19 January 2005
Just don't call it "sprawl"
Oklahoma City continues to grow, and our friendly urbanite/suburbanite explains the dynamics thereof:
Every ten years it seems that we add another chunk to our metro, about the size of Lawton, Oklahoma. We currently have 1.2 million proud residents, and excellent city leadership, that are not restricted to Oklahoma City.
I see growth lasting well through a while, simply because in matters of size, it is America's 3rd largest city. Enough land, that urbanities tend to dislike, that we are unrestricted by any boundaries. While other cities may not grow much more, this also dampers urban growth in Oklahoma City, and means the city must pay for unnecessary utility costs. But, think of it like this... if the main city in a metro grows, the rest of a metro benefits. The urban center benefits. The suburban centers grow. As long as we tend to provide our citizenry with an unmatched transportation infrastructure, we should have smooth sailing. If suburbs like Moore, inner suburbs, will grow, we can link outer suburbs like Norman, extreme suburbs like Newcastle to the urban center and see even more growth. Metropolitan growth starts from the center, and is sustained in the suburbs.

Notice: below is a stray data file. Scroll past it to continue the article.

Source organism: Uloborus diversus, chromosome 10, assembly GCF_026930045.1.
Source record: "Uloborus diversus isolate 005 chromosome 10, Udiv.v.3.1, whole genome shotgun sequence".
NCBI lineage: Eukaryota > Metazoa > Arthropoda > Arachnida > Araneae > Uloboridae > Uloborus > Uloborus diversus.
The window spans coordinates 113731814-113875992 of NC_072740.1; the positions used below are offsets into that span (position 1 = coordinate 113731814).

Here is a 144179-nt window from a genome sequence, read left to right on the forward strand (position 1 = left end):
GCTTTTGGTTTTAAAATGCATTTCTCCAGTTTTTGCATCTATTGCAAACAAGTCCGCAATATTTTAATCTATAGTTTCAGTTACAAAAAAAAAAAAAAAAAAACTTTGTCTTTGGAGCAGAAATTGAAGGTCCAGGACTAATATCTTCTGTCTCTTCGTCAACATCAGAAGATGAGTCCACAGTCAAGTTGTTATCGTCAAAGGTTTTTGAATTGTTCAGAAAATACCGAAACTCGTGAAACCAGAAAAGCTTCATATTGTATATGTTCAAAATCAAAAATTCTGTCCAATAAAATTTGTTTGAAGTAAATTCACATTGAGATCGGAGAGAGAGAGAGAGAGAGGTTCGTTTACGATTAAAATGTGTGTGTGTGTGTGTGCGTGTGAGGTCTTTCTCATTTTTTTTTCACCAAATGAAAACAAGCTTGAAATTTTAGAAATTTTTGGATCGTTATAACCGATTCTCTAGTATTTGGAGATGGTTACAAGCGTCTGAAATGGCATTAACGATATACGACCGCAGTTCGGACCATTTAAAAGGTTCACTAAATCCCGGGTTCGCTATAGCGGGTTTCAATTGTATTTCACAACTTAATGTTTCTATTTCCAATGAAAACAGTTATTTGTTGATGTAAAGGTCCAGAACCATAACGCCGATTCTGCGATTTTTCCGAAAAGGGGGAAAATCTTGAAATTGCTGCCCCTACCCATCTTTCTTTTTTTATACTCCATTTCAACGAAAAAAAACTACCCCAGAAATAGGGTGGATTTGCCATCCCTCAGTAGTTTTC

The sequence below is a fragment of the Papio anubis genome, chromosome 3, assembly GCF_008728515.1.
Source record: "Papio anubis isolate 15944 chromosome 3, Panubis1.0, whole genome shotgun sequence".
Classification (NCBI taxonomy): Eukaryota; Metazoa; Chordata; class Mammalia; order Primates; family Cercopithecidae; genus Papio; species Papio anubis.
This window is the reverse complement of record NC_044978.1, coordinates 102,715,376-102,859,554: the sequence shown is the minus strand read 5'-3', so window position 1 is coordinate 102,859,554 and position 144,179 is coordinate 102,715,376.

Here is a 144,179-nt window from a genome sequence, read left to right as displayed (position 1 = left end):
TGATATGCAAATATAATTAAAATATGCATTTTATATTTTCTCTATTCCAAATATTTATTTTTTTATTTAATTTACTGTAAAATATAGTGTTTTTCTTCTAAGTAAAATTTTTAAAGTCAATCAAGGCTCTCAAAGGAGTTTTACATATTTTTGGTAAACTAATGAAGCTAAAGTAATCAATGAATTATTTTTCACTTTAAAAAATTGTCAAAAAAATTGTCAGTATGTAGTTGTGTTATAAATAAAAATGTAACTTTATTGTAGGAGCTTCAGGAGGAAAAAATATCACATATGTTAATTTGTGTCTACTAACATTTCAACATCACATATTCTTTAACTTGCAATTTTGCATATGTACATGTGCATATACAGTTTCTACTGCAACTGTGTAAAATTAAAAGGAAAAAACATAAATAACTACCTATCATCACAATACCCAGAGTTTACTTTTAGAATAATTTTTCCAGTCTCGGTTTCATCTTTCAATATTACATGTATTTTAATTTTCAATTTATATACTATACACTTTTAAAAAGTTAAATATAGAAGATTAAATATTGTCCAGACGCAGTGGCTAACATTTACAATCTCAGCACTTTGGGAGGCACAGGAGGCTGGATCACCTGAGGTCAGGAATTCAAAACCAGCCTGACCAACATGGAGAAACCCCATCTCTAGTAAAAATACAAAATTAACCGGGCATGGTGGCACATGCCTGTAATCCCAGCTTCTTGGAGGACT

I'm not as impressed with the "transportation infrastructure" as he is, but otherwise this makes sense. Too many metropolitan areas are growing around the fringes and withering away at the center. It helps that Oklahoma City has filled up less than half of its available space; yes, extending city services halfway to Shawnee will run into some serious money, but most developers are working closer to the city center.
And there's one angle which is seldom discussed: school-district boundaries. Twenty-three different school districts cover the expanse of the city; this complicates figuring things like property taxes, but for those people who aren't waiting around for MAPS for Kids to transform Oklahoma City Public Schools into the promised "model urban district," it's possible to take advantage of whatever benefits are offered by suburban schools and still live in the city. (Nor are they paying the MAPS tax for nothing; 30 percent of the MAPS take goes to those suburban districts.)
Next census? Maybe 565,000, perhaps 1.25 million in the metro. Of course, nothing comes close to that first-day growth rate back in 1889: zero to ten thousand in twenty-four hours.
(Update, 12:30 pm: Dan Lovejoy talks about transportation issues.)